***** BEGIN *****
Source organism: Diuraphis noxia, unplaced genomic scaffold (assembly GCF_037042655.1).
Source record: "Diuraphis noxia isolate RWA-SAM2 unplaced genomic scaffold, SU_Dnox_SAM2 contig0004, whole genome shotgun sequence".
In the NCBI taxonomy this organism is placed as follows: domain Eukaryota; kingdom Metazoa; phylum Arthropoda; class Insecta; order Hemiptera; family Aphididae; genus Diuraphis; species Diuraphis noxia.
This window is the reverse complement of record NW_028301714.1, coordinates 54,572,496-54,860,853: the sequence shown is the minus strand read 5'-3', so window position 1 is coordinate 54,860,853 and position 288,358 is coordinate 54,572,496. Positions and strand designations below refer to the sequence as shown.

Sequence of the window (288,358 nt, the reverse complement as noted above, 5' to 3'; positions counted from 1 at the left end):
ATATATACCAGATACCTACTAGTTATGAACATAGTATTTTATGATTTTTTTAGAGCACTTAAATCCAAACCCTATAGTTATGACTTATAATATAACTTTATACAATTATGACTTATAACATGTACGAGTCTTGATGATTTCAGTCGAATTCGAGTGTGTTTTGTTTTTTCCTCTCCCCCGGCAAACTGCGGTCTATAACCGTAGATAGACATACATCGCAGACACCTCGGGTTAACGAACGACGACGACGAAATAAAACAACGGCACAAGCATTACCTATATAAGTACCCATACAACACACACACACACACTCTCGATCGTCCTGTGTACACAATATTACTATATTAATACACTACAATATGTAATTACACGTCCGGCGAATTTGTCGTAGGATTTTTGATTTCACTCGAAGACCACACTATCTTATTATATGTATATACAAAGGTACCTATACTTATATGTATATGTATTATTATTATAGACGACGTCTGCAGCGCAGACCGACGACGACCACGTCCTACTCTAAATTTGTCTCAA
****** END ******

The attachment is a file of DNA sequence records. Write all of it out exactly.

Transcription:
Source organism: Diuraphis noxia, unplaced genomic scaffold (assembly GCF_037042655.1).
Source record: "Diuraphis noxia isolate RWA-SAM2 unplaced genomic scaffold, SU_Dnox_SAM2 contig0004, whole genome shotgun sequence".
In the NCBI taxonomy this organism is placed as follows: domain Eukaryota; kingdom Metazoa; phylum Arthropoda; class Insecta; order Hemiptera; family Aphididae; genus Diuraphis; species Diuraphis noxia.
This window is the reverse complement of record NW_028301714.1, coordinates 54,572,496-54,860,853: the sequence shown is the minus strand read 5'-3', so window position 1 is coordinate 54,860,853 and position 288,358 is coordinate 54,572,496. Positions and strand designations below refer to the sequence as shown.

Sequence of the window (288,358 nt, the reverse complement as noted above, 5' to 3'; positions counted from 1 at the left end):
ATATATACCAGATACCTACTAGTTATGAACATAGTATTTTATGATTTTTTTAGAGCACTTAAATCCAAACCCTATAGTTATGACTTATAATATAACTTTATACAATTATGACTTATAACATGTACGAGTCTTGATGATTTCAGTCGAATTCGAGTGTGTTTTGTTTTTTCCTCTCCCCCGGCAAACTGCGGTCTATAACCGTAGATAGACATACATCGCAGACACCTCGGGTTAACGAACGACGACGACGAAATAAAACAACGGCACAAGCATTACCTATATAAGTACCCATACAACACACACACACACACTCTCGATCGTCCTGTGTACACAATATTACTATATTAATACACTACAATATGTAATTACACGTCCGGCGAATTTGTCGTAGGATTTTTGATTTCACTCGAAGACCACACTATCTTATTATATGTATATACAAAGGTACCTATACTTATATGTATATGTATTATTATTATAGACGACGTCTGCAGCGCAGACCGACGACGACCACGTCCTACTCTAAATTTGTCTCAA